Antioch on the Orontes Constantinople

Place of evidence - City name in other Language(s)

Antioch on the Orontes Thabbora Thabbora Constantinople Constantinople Κωνσταντινούπολις Konstantinoupolis Constantinopolis Constantinople Istanbul

Major author/Major anonymous work

John Malalas

Cult activities - Places

Burial site of a saint - unspecified

Cult activities - Non Liturgical Practices and Customs

Construction of cult buildings

Cult Activities - Protagonists in Cult and Narratives

The socially marginal (beggars, prostitutes, thieves)

Cult Activities - Relics

Bodily relic - entire body


The Chronographia of John Malalas (c. 490–c. 570) is a Christian chronicle of universal history, from Adam to the death of Justinian I (565). It appears to have been composed in two parts, the earlier of which focuses on the history of Antioch and the East, ending in c. 528 or 532. The second part focuses on the urban history of Constantinople up to the death of Justinian. Malalas is likely to have pursued a career in the imperial administration at both Antioch and Constantinople, writing the two parts of his chronicle while living in these two cities. Malalas was widely used as a source by Byzantine chroniclers and historians, including John of Ephesus, John of Antioch, Evagrius Scholasticus, the Paschal Chronicle, John of Nikiu, John of Damascus, Theophanes, George the Monk, pseudo-Symeon, Kedrenos, Zonaras, Theodore Skoutariotes, and Nikephoros Kallistou Xanthopoulos. The text of the chronicle is preserved in a very fragmentary form, based on quotations in other sources (notably the Paschal Chronicle and Theophanes), and on a Slavonic translation which follows a more extensive version of the original text. It is believed that we now have about 90% of the text. On the composition and manuscript tradition of the text, see Thurn 2000, and:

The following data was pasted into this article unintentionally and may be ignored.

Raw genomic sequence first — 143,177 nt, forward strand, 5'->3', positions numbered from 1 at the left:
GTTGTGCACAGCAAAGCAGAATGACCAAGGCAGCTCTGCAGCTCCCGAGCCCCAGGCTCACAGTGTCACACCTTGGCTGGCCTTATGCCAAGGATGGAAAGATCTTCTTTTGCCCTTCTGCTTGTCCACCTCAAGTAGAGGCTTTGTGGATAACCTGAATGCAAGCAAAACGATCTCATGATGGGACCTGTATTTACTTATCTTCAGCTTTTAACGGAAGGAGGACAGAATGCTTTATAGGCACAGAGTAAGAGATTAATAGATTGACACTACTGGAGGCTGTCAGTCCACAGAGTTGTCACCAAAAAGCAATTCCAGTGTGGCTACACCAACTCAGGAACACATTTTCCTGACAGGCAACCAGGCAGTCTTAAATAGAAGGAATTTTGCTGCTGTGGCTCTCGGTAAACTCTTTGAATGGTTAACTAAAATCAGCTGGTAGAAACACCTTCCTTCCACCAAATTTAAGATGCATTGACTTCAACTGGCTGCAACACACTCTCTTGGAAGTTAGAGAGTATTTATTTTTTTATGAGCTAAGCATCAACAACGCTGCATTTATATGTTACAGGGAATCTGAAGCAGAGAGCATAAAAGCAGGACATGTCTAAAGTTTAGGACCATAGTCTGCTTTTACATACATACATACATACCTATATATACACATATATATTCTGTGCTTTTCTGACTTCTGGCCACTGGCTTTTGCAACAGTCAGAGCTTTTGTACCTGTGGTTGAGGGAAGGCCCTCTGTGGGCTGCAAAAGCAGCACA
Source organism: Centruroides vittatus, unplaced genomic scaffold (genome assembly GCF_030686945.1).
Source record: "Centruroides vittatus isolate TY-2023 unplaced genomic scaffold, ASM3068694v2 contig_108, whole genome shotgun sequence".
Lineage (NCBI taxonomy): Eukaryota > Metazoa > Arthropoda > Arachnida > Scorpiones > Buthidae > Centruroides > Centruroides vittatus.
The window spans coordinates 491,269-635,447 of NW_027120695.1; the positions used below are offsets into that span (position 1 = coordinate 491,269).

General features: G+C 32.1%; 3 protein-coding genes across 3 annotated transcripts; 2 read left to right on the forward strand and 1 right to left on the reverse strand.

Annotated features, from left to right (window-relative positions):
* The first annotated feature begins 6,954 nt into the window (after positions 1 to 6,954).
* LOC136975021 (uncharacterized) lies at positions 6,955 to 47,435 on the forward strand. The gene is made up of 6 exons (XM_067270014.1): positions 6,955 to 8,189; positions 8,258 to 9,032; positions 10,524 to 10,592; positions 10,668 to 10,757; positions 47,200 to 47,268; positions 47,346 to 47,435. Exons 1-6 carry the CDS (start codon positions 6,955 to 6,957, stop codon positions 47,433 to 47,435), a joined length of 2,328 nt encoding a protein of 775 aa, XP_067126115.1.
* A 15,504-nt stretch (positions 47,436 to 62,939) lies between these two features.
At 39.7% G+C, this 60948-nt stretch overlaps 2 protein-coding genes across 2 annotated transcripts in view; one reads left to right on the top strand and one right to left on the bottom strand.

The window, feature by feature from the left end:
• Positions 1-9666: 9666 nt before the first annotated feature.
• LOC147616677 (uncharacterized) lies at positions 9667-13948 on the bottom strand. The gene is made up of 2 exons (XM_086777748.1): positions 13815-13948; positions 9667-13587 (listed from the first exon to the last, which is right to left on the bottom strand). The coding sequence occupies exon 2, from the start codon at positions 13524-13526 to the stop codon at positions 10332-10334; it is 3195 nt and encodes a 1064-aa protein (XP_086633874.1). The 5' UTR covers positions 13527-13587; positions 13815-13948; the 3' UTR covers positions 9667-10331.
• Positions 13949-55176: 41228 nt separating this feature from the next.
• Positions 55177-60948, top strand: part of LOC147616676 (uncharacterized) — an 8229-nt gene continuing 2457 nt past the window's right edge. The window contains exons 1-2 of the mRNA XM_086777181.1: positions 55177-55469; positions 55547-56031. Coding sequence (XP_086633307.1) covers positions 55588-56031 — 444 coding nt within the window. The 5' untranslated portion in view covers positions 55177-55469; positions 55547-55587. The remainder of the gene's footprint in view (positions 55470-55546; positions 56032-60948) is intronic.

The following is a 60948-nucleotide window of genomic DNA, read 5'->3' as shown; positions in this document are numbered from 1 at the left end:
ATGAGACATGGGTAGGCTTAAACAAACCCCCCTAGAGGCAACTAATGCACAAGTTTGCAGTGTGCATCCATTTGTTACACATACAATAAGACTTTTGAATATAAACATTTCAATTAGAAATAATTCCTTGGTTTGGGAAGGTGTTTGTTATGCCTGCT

This is the only extant record in the Greek tradition of the legend of a mime miraculously converted to Christianity and dying a martyr. Malalas' entry is almost certainly based on a hagiographic account which has not survived, and which was presumably associated with the saint's shrine near Damascus. The legend became popular in the Latin tradition, where it was associated with martyrs in Rome and Arles, known by the name Genesius (E02497).


Text: Dindorf, L., Ioannis Malalae Chronographia (Corpus Scriptorum Historiae Byzantinae; Bonn, 1831). Thurn, J., Ioannis Malalae Chronographia (Corpus Fontium Historiae Byzantinae 35; Berlin: Walter de Gruyter, 2000). Translation: Jeffreys, E., Jeffreys, M., and Scott, R., The Chronicle of John Malalas: A Translation (Sydney, 1986). On Malalas: Carrara, L., Meier, M., and Radtki-Jansen, C. (eds.), Die Weltchronik des Johannes Malalas. Quellenfragen (Malalas-Studien 2; Göttingen: Franz Steiner Verlag, 2017). Jeffreys, E., Croke, B., and Scott, R. (eds.), Studies in John Malalas (Sydney, 1990). Meier, M., Radtki-Jansen, C., and Schulz, F. (eds.), Die Weltchronik des Johannes Malalas: Autor, Werk, Überlieferung (Malalas-Studien 1; Göttingen: Franz Steiner Verlag, 2016). Treadgold, W.T. The Early Byzantine Historians (Basingstoke: Palgrave Macmillan, 2006), 235-256.

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    Evidence -  The Cult of Saints in Late Antiquity